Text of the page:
There are 5 major ways to get a price premium:
- innovative products
- customer lock-on
- rational price discipline
There are 4 major ways to get cost/capital efficiency:
- innovative business methods
- unique resources
- economies of scale
Ultimately, the longer a company can sustain a high ROIC the more value it will create.
ROIC excluding goodwill reflects the underlying economics of an industry or company. ROIC including goodwill reflects whether management has been able to extract value from acquisitions.
Therefore, it might be useful to study both metrics to get a better understanding of management’s competence.
Chapter 11 is about growth.
growth from creating whole new product categories tends to create more value than growth from pricing and promotion tactics to gain market share from peers.
This intuitively makes sense because the former requires the bringing into the production system of previously untapped resources, while the former simply represents the freeing up of existing resources.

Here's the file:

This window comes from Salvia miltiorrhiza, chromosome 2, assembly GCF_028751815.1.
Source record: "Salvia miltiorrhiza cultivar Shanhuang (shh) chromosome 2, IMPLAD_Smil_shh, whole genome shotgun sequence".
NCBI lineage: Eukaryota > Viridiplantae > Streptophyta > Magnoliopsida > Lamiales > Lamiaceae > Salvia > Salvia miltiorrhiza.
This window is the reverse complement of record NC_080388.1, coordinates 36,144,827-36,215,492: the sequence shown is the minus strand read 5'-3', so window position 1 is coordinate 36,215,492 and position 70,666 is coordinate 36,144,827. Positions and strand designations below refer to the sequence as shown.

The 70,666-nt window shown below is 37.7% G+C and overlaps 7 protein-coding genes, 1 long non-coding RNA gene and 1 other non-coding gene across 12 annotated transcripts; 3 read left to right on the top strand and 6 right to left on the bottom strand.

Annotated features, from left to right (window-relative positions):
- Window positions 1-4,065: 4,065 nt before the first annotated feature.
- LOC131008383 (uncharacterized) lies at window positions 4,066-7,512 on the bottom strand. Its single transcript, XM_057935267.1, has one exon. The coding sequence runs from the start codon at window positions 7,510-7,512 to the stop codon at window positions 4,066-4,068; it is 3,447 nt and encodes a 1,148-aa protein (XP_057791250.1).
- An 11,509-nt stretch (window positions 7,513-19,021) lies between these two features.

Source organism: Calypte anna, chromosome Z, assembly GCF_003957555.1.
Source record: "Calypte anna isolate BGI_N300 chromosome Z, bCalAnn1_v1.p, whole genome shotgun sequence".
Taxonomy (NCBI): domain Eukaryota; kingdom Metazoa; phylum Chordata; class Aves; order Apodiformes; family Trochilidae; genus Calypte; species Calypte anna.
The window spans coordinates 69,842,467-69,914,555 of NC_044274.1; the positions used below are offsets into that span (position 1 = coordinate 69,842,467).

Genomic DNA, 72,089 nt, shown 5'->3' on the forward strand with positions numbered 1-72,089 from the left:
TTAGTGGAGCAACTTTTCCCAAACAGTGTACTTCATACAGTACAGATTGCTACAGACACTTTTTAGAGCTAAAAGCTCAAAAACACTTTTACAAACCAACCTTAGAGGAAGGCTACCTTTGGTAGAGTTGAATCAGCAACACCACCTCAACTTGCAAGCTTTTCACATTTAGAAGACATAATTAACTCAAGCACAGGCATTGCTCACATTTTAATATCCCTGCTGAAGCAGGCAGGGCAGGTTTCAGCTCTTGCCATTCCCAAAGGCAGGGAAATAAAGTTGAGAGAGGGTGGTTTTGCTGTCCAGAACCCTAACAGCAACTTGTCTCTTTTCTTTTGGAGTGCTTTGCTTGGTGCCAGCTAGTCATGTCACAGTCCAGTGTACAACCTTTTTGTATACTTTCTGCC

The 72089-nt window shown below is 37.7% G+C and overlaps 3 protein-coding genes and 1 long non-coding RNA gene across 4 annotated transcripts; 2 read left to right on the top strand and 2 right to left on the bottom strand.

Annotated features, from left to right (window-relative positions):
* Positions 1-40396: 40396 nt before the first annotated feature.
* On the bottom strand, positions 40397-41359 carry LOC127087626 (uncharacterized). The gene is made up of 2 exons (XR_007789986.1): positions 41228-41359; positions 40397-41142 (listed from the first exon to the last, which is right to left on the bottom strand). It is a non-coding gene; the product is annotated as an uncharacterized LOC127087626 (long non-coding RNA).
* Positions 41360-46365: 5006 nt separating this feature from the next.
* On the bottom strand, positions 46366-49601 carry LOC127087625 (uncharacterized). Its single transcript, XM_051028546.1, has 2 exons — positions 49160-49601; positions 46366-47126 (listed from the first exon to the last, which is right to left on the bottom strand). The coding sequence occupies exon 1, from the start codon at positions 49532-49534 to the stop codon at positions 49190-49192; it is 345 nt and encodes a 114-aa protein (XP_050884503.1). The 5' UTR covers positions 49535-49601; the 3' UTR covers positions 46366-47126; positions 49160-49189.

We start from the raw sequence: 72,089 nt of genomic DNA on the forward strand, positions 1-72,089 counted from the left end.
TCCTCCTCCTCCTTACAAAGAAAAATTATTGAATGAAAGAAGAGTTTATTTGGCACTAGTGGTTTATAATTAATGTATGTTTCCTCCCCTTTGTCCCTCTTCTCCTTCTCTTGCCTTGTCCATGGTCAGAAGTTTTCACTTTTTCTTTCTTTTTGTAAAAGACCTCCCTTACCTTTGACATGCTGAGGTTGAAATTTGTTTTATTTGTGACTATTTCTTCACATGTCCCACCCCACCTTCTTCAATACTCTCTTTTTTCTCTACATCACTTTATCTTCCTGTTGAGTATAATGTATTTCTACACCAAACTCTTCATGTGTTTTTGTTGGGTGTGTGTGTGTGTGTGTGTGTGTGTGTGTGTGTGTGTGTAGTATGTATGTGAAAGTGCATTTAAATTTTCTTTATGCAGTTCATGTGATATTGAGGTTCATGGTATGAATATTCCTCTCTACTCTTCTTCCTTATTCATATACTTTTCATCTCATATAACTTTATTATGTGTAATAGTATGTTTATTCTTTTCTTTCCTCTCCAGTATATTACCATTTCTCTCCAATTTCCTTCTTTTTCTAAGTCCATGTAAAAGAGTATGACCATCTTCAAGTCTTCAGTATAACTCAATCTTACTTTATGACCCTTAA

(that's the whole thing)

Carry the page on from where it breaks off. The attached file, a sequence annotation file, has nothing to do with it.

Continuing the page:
There are 4 sources of revenue growth:
- market-share increase
- price increase
- growth in underlying market
The limits to the pursuit of growth:
- sustaining high growth is much more difficult than sustaining high ROIC.
- history suggests that many mature firms will shrink in real terms
- U.S. companies have been globalizing, which is responsible for faster sustained growth rates of some U.S. companies than the growth of the economy as a whole
- portfolio treadmill effect: for each product that matures and declines in revenues, the company needs to find a similar-sized replacement product to stay level in revenues, and even more to keep growing